With prevalence rates for autism spectrum disorder higher than previously estimated, clinicians should be aware of recent changes in diagnostic definitions and criteria for autism spectrum disorder.
An estimate of the prevalence of autism spectrum disorder (ASD) recently published by the Centers for Disease Control and Prevention (CDC) concluded that rates of ASDs are roughly 30% higher than previous estimates. These new data (from 2010) put the figure at 1 in 68 children age 8 years (or 14.7 per 1000), compared with the 2012 published estimate of 1 in 88 children (11.3 per 1000).
At the 2014 AAP National Conference & Exhibition in San Diego, CA, Susan L. Hyman, MD, FAAP, Professor of Pediatrics, Neurodevelopmental & Behavioral Pediatrics, University of Rochester Medical Center, Rochester, NY, gave an overview of the current status of the diagnosis of autism spectrum disorders in a plenary session.
She began with the CDC report, which was based on surveillance data from 14 US states. Almost half of children diagnosed with ASD were reported to have typical cognitive abilities; 31% with data had intellectual disabilities and 23% borderline skills. There was a marked variability in prevalence with a high of 21.9% in New Jersey and a low of 5.7/1000 in Alabama.
White children were 30% more likely to be identified with ASD than black children and were almost 50% more likely to be identified with ASD than Hispanic children. The different rates of diagnosis may reflect disparities in access to healthcare and education resources. The mean age of diagnosis was 53 months of age.
Hyman said that screening for ASD is still recommended at 18 and 24 months of age, in addition to ongoing surveillance. However, a new scoring system was published for the Modified Checklist for Autism in Toddlers (MCHAT-R/F) in 2014, incorporating a 20-item questionnaire.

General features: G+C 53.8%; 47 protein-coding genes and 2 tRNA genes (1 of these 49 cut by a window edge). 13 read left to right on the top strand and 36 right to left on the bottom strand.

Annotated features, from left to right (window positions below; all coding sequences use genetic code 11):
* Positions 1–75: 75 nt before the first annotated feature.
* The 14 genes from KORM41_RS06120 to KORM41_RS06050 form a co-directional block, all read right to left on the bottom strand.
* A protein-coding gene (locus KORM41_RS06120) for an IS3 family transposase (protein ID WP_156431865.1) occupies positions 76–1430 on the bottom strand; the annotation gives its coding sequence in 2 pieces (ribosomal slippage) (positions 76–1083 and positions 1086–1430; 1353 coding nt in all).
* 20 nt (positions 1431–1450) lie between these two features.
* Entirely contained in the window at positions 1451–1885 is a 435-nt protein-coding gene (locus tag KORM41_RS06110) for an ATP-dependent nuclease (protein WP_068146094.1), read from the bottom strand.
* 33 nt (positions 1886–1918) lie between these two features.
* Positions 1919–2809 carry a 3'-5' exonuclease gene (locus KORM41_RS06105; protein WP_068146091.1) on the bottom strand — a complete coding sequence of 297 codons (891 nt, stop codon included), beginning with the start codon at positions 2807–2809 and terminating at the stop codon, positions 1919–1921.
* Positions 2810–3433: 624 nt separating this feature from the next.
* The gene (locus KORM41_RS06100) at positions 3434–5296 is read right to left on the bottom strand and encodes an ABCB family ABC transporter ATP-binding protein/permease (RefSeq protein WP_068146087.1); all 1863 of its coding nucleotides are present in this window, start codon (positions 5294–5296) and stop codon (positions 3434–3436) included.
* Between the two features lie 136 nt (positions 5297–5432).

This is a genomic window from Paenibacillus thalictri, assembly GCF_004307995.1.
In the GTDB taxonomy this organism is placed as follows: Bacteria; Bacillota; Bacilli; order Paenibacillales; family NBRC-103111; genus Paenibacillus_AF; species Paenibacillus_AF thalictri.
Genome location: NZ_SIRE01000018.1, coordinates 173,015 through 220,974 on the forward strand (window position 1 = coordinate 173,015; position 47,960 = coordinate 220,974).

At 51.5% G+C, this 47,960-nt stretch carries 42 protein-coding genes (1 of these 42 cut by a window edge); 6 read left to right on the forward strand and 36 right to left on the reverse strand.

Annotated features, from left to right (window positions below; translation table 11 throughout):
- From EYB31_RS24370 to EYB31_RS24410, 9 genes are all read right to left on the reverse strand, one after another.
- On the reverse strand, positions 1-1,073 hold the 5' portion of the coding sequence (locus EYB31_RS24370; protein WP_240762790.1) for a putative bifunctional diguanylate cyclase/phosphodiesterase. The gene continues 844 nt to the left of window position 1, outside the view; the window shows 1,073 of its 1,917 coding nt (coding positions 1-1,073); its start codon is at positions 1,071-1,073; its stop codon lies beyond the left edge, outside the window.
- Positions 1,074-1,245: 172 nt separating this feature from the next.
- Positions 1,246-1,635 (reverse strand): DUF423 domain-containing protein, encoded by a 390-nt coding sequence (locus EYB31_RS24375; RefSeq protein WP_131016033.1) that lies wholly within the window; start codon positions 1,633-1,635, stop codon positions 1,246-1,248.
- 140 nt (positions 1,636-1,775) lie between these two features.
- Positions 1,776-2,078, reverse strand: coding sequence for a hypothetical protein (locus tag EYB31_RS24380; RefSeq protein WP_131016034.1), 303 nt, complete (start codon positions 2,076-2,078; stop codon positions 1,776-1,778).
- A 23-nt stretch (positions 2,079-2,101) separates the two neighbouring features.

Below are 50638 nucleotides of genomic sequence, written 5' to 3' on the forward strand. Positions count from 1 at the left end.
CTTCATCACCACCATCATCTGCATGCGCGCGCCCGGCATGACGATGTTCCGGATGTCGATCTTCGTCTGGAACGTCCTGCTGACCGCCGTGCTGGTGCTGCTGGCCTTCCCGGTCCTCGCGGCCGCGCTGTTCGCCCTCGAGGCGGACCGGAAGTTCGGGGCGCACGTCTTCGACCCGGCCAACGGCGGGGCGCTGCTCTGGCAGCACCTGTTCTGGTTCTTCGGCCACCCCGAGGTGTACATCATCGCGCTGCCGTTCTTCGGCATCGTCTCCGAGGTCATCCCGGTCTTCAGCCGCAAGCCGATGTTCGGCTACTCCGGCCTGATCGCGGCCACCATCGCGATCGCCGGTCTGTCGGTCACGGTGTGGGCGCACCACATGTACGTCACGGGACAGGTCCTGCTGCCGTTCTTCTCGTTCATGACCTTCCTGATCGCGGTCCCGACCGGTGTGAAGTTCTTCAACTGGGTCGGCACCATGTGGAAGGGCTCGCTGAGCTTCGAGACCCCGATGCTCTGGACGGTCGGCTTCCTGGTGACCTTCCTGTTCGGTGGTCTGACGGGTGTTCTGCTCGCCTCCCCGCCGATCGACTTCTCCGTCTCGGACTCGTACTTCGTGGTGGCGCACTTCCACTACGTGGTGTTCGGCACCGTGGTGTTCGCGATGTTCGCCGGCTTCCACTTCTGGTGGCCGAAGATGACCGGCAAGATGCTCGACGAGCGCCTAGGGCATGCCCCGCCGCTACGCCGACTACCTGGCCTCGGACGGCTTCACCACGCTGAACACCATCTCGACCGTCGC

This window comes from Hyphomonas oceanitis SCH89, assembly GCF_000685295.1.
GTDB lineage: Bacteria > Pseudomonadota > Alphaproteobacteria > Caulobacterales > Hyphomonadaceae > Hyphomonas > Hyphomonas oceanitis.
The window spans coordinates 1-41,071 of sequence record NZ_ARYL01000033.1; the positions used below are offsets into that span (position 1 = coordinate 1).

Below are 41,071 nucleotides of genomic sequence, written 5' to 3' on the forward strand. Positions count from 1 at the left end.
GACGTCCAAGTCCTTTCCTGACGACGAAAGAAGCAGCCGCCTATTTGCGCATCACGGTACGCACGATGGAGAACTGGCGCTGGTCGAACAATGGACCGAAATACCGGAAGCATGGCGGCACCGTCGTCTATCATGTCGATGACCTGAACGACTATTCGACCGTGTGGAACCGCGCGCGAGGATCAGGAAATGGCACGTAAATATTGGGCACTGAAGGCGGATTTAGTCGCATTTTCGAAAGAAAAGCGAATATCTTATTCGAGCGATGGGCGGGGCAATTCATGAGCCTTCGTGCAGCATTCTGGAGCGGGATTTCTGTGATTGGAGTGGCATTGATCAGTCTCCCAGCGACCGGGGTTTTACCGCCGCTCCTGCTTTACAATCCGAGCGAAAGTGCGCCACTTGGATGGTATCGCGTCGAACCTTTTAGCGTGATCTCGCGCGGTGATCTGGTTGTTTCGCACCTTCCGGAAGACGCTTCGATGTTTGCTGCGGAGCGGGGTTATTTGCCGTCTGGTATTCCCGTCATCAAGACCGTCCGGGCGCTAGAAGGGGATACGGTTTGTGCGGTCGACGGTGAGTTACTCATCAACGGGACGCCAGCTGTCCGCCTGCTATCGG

The latest version of the Diagnostic and Statistical Manual of Mental Disorders (DSM-5) was published in May 2013. The previous main version, DSM-IV, was released in 1994. Thus, the DSM-5 was built on the knowledge gained in the intervening two decades. Hyman reviewed the significant changes from DSM-IV to DSM-5 with respect to autism and related disorders.
A fundamental difference between the two versions is that DSM-IV conceptualized a “continuum” of symptoms and defined the term “Pervasive Developmental Disorders” (PDD), comprising five diagnostic categories: Autistic Disorder, Asperger Syndrome, Rett Disorder, Childhood Disintegrative Disorder, and PDD not otherwise specified (PDD-NOS).
In contrast, DSM-5 replaces this continuum with a single diagnostic category of Autism Spectrum Disorder. There are also changes in the way symptoms are grouped and categorized. Furthermore, the DSM-5 modification includes Social Communication Disorder and allows for the diagnosis of comorbid conditions.
Hyman described how DSM-5 diagnosis is based on deficits in social communication and interaction across contexts (not accounted for by developmental delays), and on restricted and repetitive behaviors. DSM-5 criteria would be met by 81% of the children identified for inclusion in the MMWR 2014 study, which used case definitions based on DSM-IV-TR, an update (Text Revision) of DSM-IV published in 2000 and the last iteration prior to DSM-5.
The differential diagnosis of ASD requires consideration of alternative disorders with overlapping symptoms, such as ADHD, Anxiety Disorders, Tourette Syndrome, OCD, etc. An etiologic evaluation is important with work-up individualized per patient history, family history, and examination. Some 10-20% of children with ASD will have findings on Chromosomal Microarray testing.
Hyman mentioned the Primary Care Act of 2014, which focuses on the Medical Home for Coordinated Care with provisions for screening, early diagnosis, and referral for effective treatment, including the identification and management of comorbid medical conditions. In addition, she reported that, as of August 2014, 37 states had enacted autism insurance legislation.
Hyman concluded by listing a few of the many resources available to support the caregivers of children and youth with Autistic Spectrum Disorder.